Sugar-free candy, if it contains a sweetener called xylitol, while ok for people, is not for dogs. Xylitol causes a sustained insulin release, leading to hypoglycaemia. Some dogs have also developed liver failure subsequent to ingesting xylitol. If your pet gets into sugar-free candy call your veterinarian immediately.
September 2012 Article
Allergies are becoming more prevalent in veterinary medicine. Whether it is better recognition of allergies, or an increase in the frequency of allergies, the reason for this is unclear. Unfortunately, many pets have both food and environmental allergies, so to control clinical signs the goal is to limit the number of allergens pets are exposed to. Clinical signs of food allergies stay the same year-round, whereas environmental allergies are worse during certain seasons.
When evaluating a patient for allergies, veterinarians usually address food allergies first – because they are the easiest to manage. Signs of food allergies in dogs and cats include: inappetance, itchy skin, recurrent ear infections, diarrhea, weight loss, dandruff, skin infections and vomiting. Cats can also show signs such as: swollen lymph nodes, skin rashes and eosinophilic ulcers.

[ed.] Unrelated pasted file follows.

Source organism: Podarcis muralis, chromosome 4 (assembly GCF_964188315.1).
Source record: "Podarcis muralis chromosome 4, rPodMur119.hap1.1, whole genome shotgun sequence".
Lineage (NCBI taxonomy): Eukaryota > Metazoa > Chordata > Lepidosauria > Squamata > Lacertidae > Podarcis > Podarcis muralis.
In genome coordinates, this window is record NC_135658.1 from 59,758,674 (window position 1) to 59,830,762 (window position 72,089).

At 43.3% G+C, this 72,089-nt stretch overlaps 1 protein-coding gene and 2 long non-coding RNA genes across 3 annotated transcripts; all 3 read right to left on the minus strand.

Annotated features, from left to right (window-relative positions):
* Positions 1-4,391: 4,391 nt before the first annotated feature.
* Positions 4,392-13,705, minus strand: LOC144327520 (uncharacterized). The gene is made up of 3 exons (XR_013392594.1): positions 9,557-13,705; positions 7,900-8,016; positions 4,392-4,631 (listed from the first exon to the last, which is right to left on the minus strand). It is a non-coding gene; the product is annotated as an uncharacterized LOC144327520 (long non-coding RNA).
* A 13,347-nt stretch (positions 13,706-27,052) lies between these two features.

After first ruling out other causes of the clinical signs the pet is showing, there are a number of tests utilized to diagnose food allergies. The best tool is the food trial. This involves changing your pet’s food to something they’ve never had before; preferably a hydrolysed diet from the veterinary clinic. The proteins in hydrolysed diets have been chemically broken down to a molecular size too small to be recognized by the body, thus preventing allergic reactions. After being on the hydrolysed diet for a certain period of time the pet is given a food challenge to diagnose allergies.